compiled by jeremiah manion/boston globe library
Ebenezer Francis buys a farm and mansion in Roxbury and, because of his wealth and prominence, the access to the southern edge of his property was named Francis Street. Although few could have envisioned it at the time, this purchase would represent the first crucial step in establishing the future site of Harvard Medical School and Peter Bent Brigham Hospital.
David Sears, prominent 19th-century Boston philanthropist, acquires his estate in Brookline and names it Longwood. Longwood was the home of Napoleon Bonaparte when the French emperor was exiled to the island of St. Helena, an English colony, after his defeat at Waterloo.
Longwood Cricket Club is founded in 1877. The club grounds (above) were located in the Longwood district of Boston on land donated by the Sears family.
Great Britain, regarded as the world’s leading tennis power, sends three top British players to Boston in August 1900 to the Longwood Cricket Club to compete against an all-Harvard team captained by Dwight Davis. And the famous Davis Cup was born.
The Isabella Stewart Gardner Museum opens (above).
Simmons College constructs its main building next to Gardner’s Fenway Court to serve as the permanent site of the college
Harvard Medical School and its famed “great white quadrangle” opens on the Francis estate.
Deaconess Hospital moves to its current location.
The Museum of Fine Arts relocates to Huntington Avenue.
Winsor School moves to the Longwood area.
Harvard School of Public Health opens the nation’s first graduate training program in public health.
Peter Bent Brigham Hospital opens “for the care of sick persons in indigent circumstances” with a bequest from restaurateur and real estate baron Peter Bent Brigham.
Robert Breck Brigham Hospital, founded with a bequest from Peter Bent Brigham’s nephew, opens to serve patients with arthritis and other debilitating joint diseases.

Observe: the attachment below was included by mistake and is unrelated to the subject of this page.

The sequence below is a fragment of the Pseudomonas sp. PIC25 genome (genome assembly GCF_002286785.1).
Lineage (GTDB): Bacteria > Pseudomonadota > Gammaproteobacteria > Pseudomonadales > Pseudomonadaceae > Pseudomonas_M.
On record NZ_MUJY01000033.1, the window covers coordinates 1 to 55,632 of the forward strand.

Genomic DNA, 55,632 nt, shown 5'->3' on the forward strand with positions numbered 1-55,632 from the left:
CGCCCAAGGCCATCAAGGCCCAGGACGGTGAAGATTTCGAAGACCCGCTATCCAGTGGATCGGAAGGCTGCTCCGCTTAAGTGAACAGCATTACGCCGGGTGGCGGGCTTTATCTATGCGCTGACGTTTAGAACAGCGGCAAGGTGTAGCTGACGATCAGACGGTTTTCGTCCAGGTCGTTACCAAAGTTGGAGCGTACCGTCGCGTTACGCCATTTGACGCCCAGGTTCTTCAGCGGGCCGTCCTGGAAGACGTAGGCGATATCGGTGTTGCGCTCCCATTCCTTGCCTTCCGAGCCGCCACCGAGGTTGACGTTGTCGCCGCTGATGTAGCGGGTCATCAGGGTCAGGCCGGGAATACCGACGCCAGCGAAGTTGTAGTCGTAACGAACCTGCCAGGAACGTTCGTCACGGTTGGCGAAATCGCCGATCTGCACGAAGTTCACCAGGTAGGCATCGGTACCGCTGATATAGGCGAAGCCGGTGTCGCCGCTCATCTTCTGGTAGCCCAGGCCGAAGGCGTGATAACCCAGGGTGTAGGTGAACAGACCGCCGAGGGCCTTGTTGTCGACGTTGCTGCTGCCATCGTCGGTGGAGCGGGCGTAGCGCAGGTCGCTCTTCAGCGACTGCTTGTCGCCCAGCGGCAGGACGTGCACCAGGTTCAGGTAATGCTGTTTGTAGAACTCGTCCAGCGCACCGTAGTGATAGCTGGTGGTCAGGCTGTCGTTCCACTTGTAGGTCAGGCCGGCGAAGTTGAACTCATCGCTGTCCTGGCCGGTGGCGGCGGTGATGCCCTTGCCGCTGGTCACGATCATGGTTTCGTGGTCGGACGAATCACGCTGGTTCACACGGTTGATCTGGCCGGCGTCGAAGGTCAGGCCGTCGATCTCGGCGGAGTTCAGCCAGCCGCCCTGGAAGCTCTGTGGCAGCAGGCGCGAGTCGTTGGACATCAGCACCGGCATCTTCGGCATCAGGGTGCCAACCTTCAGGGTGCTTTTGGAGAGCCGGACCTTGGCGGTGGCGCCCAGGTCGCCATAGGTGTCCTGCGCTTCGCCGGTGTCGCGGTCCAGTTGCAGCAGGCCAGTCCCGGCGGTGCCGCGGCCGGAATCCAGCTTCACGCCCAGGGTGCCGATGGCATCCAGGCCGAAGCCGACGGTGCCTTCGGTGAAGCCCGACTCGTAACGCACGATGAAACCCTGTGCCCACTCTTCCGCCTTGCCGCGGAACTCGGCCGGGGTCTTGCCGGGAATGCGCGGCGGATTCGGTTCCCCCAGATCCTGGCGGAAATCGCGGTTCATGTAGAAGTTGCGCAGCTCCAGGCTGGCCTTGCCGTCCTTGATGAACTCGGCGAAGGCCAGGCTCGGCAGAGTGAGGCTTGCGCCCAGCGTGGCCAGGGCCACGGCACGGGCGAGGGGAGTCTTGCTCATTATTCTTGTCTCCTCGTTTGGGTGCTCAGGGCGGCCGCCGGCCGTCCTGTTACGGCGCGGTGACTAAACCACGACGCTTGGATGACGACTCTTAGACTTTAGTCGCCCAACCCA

Children’s Hospital moves to Longwood Avenue.
Wheelock College moves to the Riverway.
Beth Israel Hospital opens in Longwood.
Massachusetts College of Pharmacy moves across from Harvard Medical School on Longwood Avenue.
Emmanuel College is founded as New England’s first Roman Catholic women’s college.
Boston Latin moves to its current location on Avenue Louis Pasteur (above).
Longwood Cricket Club moves to Chestnut Hill.
Boston Lying-In Hospital, founded in 1832, moves to 221 Longwood Ave. to allow clinical instruction for students at Harvard Medical School.
Longwood Towers opens as Alden Park Manor on the Brookline side of Longwood.
Dr. Robert Gross performs the world’s first successful surgical procedure to correct a congenital cardiovascular defect at Children’s Hospital, ushering in the era of modern pediatric cardiac surgery.
Researchers fertilize a human ovum in a test tube for the first time at the Free Hospital for Women.
Dr. Sidney Farber achieves the world’s first successful remission of acute leukemia. He goes on to cofound the Dana-Farber Cancer Institute.
Longwood Pharmacy opens up after World War II at the corner of Brookline and Longwood avenues.
Einar Gustafson, a cancer patient at Children’s Hospital, is visited by members of the Boston Braves, and the national radio broadcast of their bedside meeting, at which Gustafson (above, with his family) is referred to as Jimmy, results in an outpouring of donations from across the country. The Jimmy Fund is born.
The first class of women graduates from Harvard Medical School.